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10 More *Accidental* Discoveries and Inventions?! (Part 2 of 2)

Last time, on Part 1, we talked about X-Rays, dinosaur bones, dynamite, laughing gas, and Coca-Cola, but that was just the tip of the iceberg when it comes to accidental discoveries and inventions! 

11. Radium, Polonium, and Radiation – 1898

It goes without saying that Marie Curie is, without a doubt, one of the most important figures of the 20th century! Known as “the mother of modern physics”, she was polish chemist who became the first female Professor at the University of Paris, and was not only the first woman to become a Nobel Laureate, she earned the Nobel Prize *twice*! In addition to her incredible discoveries (which we’ll get into in a second), she also became a bona fide war hero during World War I, serving as a medic on the frontlines in France, using her expertise with X-Rays and radiology to help wounded soldiers in battle!

Mic Drop

Marie was born in Russian-occupied-Poland in 1867, eventually moving to France in 1891 where she met Pierre Curie, her future husband, and fellow genius scientists who had already made a number of advances in magnetism and crystallography. Marie and Pierre became a power couple in their fields and took the world by storm with a series of incredible breakthroughs that have since shaped our modern world in more ways than I can even begin to describe, because I’m not a scientist and the math is well beyond me.

Shortly after the accidental discovery of X-Rays in 1895 (click here for more!), well before Niels Bohr and Ernest Rutherford’s model of the atomic structure in 1913, and very soon after the discovery of electrons in 1897, Marie and her husband became fascinated with another exciting scientific curiosity: Uranium!

Using her husband’s custom-made electrometer, she realized that the rays emitting from this mysterious new element were charging the electrons in the air around it. She theorized that this wasn’t the result of some kind of molecular reaction, but rather that the energy was being emitted by the atoms themselves. This was a controversial notion at the time, because scientists assumed that atoms were indivisible, but her experiments seemed to disprove the conventional thinking of the brightest minds of her era. She trusted her intuition and wasn’t about to let others deter her. Pierre was so fascinated by his wife’s work that he dropped whatever the hell he was doing with crystals and decided to support her in her own mad-science experiments with these trippy glow-in-the-dark rocks.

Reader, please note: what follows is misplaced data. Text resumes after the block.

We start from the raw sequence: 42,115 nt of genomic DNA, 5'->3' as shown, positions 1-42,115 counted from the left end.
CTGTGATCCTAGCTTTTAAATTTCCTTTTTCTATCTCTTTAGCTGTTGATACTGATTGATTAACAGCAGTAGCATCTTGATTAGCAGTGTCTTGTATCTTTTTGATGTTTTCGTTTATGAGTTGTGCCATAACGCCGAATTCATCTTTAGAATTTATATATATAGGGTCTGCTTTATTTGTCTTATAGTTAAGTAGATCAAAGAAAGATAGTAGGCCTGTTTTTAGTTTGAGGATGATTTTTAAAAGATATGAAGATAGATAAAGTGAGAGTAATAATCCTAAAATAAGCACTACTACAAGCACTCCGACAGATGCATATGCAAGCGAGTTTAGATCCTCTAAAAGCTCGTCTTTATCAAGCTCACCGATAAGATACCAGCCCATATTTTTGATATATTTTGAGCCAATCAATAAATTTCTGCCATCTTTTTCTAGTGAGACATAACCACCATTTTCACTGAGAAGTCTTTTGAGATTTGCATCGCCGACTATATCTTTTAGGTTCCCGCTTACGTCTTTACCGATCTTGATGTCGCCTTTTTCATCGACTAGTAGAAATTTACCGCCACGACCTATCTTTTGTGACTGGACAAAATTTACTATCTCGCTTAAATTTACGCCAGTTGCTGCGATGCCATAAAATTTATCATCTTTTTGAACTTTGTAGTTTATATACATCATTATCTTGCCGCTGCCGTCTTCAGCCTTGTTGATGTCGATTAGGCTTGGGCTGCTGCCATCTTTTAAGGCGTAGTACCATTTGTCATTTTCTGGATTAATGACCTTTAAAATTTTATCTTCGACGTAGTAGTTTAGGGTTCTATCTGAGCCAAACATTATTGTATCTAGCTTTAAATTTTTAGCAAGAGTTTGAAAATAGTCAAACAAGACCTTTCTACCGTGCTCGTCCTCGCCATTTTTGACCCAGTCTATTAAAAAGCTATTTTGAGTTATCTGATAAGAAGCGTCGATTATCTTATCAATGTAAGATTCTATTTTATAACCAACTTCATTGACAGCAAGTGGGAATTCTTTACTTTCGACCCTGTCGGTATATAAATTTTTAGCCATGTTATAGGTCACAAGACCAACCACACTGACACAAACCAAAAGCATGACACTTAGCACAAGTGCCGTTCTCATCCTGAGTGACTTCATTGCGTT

This stuff ^

From a barely ventilated shed that they turned into a makeshift laboratory, the Curies made a number of astonishing discoveries throughout the year, 1898: in studying Uranium, they coined the terms “radiation” and “radioactivity”, they then discovered that Thorium was also radioactive! Clearly that wasn’t enough though, because that same year, she also discovered two more brand new radioactive elements: Polonium (which she named after her homeland, Poland), and Radium (which she named because… it sounded cool?)

Both Pierre and Marie earned the Nobel Prize in 1903 (for more on the creator of the Nobel Prize, see Part One), but only after the insistence of her husband for her integral part in the discovery, because people were kinda dumb back then about gender. Tragically, Pierre was run over by a horse in 1906, leaving Marie behind as a single working mother with two daughters. Undeterred, Marie Curie continued to study and innovate in the field that her and her late husband had pioneered together. When she earned her second Nobel Prize in 1911, she was urged to not show up in person to accept the award due to a scandalous rumor that she had an inappropriate relationship with one of her *adult* university students, but ignored the naysayers and marched onto stage, regardless. That’s just how she rolled.

Unfortunately, after decades of working with radioactive materials her whole life, without proper precautions (because nobody at the time knew about the lethal effects of radioactive elements on living organisms), Marie Curie eventually succumbed to radiation poisoning in the later years of her life, leading to another accidental discovery: that radiation is super dangerous! She passed away from a rare form of aplastic anemia in 1934, caused by high doses of radiation, as a result of her life’s work.

In fact, it’s estimated that ALL of her belongings will remain irradiated for the next 1,500 years (seriously, you have to sign a waiver and wear a HazMat suit just to study her notes!), and her body was so radioactive that her coffin had to be lined with an inch of lead!

12. Shatterproof Glass – 1903

Édouard Bénédictus, a French chemist, made a profound discovery in 1903, when he accidentally knocked over a flask in his lab. Instead of shattering as expected, the glass test tube broke as one solid piece! Intrigued, he investigated further, and soon realized that the dried remnants of an alcoholic solution on the glass was the culprit!